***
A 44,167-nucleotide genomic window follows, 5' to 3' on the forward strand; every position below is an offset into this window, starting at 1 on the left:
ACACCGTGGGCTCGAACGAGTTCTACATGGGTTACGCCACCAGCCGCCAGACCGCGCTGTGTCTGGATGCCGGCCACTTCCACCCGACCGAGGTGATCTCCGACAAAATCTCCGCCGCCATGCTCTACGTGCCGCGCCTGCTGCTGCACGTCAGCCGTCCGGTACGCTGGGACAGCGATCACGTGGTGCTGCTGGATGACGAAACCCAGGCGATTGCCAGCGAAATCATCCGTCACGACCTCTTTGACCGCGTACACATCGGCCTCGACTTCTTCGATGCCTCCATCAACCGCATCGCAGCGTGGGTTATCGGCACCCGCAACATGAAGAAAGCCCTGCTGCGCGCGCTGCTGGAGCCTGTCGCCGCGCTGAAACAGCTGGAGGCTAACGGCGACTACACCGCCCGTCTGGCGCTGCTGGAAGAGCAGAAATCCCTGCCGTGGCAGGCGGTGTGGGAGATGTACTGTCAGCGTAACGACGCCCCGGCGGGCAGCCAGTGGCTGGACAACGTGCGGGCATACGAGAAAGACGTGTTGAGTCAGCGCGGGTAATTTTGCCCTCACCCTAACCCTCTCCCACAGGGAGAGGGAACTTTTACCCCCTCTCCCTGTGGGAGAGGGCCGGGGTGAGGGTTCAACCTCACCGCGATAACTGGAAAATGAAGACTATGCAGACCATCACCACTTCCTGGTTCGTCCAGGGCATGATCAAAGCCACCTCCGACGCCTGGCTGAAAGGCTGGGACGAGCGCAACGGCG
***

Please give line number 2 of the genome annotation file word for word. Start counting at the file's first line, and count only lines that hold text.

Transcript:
ACACCGTGGGCTCGAACGAGTTCTACATGGGTTACGCCACCAGCCGCCAGACCGCGCTGTGTCTGGATGCCGGCCACTTCCACCCGACCGAGGTGATCTCCGACAAAATCTCCGCCGCCATGCTCTACGTGCCGCGCCTGCTGCTGCACGTCAGCCGTCCGGTACGCTGGGACAGCGATCACGTGGTGCTGCTGGATGACGAAACCCAGGCGATTGCCAGCGAAATCATCCGTCACGACCTCTTTGACCGCGTACACATCGGCCTCGACTTCTTCGATGCCTCCATCAACCGCATCGCAGCGTGGGTTATCGGCACCCGCAACATGAAGAAAGCCCTGCTGCGCGCGCTGCTGGAGCCTGTCGCCGCGCTGAAACAGCTGGAGGCTAACGGCGACTACACCGCCCGTCTGGCGCTGCTGGAAGAGCAGAAATCCCTGCCGTGGCAGGCGGTGTGGGAGATGTACTGTCAGCGTAACGACGCCCCGGCGGGCAGCCAGTGGCTGGACAACGTGCGGGCATACGAGAAAGACGTGTTGAGTCAGCGCGGGTAATTTTGCCCTCACCCTAACCCTCTCCCACAGGGAGAGGGAACTTTTACCCCCTCTCCCTGTGGGAGAGGGCCGGGGTGAGGGTTCAACCTCACCGCGATAACTGGAAAATGAAGACTATGCAGACCATCACCACTTCCTGGTTCGTCCAGGGCATGATCAAAGCCACCTCCGACGCCTGGCTGAAAGGCTGGGACGAGCGCAACGGCG